Pakistan’s Azhar Mahmood becomes ambassador of charity inspired by Prince Charles
Azhar Mahmood said supporting charitable projects has always been important to him © Getty Images
London: Jun 12, 2014
Pakistan cricketer Azhar Mahmood has been honoured by a leading Anglo-Asian charity setup at the suggestion of Britain’s Prince Charles. All-rounder Mahmood has become an official ambassador of the British Asian Trust, the first Pakistani cricketer to be given such an appointment.
He joins fellow cricketers in India‘s Rahul Dravid and Sri Lanka‘s Muttiah Muralitharan in supporting the work of the Trust, which was set up at the suggestion of Prince Charles — the eldest son of Queen Elizabeth II and heir to the British throne — in 2007 to help disadvantaged people across South Asia.
“Supporting charitable projects has always been important to me, wherever I have played,” said Mahmood in a statement.
“But it is through the British Asian Trust that I am looking forward to getting involved in the very best work being done across South Asia, tackling the most difficult issues, and achieving incredible things,” added Mahmood, who has played for teams right across the sub-continent.
Since its creation, the Trust has supporting 30 ‘high impact’ charities facilitating access to livelihoods, education and health and reckons to have touched the lives of over a million people.
The Trust also has a long standing association with cricket having been launched through the Future Friendship Cup between India and Pakistan in July 2007.
Hitan Mehta, the Trust’s executive director, said: “We are delighted to welcome Azhar Mahmood to the British Asian Trust family. He is one of the finest all-round cricketers of his generation, having achieved great success both internationally and at county level here in the UK.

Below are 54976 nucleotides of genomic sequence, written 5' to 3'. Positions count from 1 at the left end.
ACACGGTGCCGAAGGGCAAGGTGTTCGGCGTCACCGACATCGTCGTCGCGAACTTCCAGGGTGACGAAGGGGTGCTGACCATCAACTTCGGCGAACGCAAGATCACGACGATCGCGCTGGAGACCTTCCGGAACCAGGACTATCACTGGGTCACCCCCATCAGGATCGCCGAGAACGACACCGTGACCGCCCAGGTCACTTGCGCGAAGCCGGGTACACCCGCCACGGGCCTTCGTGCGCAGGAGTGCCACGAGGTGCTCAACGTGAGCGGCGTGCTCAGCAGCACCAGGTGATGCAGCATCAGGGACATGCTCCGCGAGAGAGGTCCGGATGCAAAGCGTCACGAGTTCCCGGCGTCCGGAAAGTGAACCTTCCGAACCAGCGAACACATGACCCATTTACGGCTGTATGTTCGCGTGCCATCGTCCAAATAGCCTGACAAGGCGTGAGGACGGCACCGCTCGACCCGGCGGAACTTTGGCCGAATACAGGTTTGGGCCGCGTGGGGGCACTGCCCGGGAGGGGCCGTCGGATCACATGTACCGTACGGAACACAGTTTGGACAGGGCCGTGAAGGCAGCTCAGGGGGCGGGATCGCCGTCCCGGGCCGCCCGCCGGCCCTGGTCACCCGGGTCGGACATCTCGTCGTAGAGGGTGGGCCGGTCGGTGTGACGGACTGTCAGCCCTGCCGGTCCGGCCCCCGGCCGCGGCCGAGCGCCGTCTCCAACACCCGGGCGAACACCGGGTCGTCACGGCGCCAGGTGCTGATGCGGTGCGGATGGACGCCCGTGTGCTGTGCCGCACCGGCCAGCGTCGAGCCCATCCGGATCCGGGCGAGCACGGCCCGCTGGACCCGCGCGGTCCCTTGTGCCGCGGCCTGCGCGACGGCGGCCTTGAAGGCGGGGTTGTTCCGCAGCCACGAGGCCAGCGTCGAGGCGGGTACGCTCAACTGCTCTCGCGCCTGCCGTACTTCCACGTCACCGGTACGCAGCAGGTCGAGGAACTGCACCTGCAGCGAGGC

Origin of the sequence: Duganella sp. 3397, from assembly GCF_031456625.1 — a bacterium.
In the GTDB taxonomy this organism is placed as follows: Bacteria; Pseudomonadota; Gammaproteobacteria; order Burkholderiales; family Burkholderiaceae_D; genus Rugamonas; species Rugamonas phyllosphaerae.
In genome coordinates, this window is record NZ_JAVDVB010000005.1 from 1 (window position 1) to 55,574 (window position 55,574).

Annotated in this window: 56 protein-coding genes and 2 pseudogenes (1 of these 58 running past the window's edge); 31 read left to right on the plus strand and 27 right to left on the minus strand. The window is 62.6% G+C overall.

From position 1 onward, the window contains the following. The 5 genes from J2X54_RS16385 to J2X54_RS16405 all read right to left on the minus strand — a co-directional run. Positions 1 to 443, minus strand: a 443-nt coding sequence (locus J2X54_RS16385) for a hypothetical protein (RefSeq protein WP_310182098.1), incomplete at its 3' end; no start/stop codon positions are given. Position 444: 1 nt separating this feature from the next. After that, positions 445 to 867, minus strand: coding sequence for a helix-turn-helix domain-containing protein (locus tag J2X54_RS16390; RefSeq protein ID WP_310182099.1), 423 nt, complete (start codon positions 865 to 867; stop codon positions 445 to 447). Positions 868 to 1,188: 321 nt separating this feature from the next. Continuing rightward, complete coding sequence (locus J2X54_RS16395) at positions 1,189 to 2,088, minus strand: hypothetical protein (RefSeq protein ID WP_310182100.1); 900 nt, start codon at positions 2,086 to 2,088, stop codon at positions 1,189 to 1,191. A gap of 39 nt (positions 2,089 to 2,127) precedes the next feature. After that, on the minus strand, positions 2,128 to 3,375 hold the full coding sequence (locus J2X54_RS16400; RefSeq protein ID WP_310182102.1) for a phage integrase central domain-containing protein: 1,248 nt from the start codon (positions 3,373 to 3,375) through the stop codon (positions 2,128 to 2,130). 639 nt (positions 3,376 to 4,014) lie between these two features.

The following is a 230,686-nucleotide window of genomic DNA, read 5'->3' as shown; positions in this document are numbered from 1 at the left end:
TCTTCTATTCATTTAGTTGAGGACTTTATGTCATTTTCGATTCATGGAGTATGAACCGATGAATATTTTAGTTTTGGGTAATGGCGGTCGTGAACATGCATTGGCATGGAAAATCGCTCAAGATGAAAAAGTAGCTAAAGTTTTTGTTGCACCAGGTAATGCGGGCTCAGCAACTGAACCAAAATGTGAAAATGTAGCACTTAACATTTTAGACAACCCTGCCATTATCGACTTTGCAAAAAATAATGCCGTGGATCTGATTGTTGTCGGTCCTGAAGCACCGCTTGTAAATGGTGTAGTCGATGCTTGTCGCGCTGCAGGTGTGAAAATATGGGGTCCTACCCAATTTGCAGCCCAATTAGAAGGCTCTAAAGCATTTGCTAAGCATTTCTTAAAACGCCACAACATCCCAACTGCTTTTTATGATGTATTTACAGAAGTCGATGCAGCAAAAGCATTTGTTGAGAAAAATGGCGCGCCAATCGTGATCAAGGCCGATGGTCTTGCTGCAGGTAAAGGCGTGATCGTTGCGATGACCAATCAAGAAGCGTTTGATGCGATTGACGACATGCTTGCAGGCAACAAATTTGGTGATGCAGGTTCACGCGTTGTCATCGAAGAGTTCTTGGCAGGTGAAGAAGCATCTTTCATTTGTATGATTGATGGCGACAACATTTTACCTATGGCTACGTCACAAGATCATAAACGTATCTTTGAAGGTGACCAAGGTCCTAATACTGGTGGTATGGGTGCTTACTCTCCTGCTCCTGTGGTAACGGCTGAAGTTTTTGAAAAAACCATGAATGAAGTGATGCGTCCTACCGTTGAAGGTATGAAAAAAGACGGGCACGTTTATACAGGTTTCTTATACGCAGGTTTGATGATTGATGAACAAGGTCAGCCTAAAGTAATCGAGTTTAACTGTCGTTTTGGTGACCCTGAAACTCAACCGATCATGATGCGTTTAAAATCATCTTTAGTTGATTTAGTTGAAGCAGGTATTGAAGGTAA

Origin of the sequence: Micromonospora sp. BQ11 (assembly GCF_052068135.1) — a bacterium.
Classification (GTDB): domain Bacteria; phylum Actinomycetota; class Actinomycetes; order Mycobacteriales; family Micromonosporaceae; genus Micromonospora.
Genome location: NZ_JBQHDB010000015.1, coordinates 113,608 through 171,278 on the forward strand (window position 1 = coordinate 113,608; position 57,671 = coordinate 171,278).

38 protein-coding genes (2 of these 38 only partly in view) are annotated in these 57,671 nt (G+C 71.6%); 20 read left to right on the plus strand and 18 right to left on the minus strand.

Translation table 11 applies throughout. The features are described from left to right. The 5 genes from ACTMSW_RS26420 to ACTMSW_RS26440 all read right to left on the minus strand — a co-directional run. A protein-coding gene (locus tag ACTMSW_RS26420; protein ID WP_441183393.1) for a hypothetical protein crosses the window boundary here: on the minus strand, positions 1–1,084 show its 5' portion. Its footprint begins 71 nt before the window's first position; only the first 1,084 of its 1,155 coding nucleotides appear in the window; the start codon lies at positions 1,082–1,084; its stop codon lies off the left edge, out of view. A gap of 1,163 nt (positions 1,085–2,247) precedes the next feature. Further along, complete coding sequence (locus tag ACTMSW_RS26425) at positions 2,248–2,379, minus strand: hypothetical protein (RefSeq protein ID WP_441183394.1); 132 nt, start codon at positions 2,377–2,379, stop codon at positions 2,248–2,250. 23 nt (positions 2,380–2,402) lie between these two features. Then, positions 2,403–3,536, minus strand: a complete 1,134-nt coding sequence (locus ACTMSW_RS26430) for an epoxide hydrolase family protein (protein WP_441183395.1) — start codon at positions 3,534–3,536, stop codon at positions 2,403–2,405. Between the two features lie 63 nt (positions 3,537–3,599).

“Azhar joins as a unique ambassador having played across South Asia and his support for the Trust’s work will be invaluable.”
The 39-year-old Mahmood, who has appeared for teams across the sub-continent, is currently based in London where he plays for Surrey. He played 21 Tests for Pakistan, scoring 900 runs and taking 39 wickets, as well as featuring in 143 One-Day Internationals (ODI), scoring 1,521 runs and taking 123 wickets between 1996 and 2007.
A hard-hitting batsman and canny seam bowler, Mahmood has since become one of a select group of truly globetrotting ‘freelance’ cricketers playing in a variety of Twenty20 competitions such as the Indian Premier League (IPL), Australia’s Big Bash League, the Bangladesh League and the Caribbean Premier League.
Among the teams Mahmood has represented are the Auckland Aces, Barbados Tridents, Barisal Burners, Dhaka Gladiators, Kings XI Punjab (KXIP) and Kent.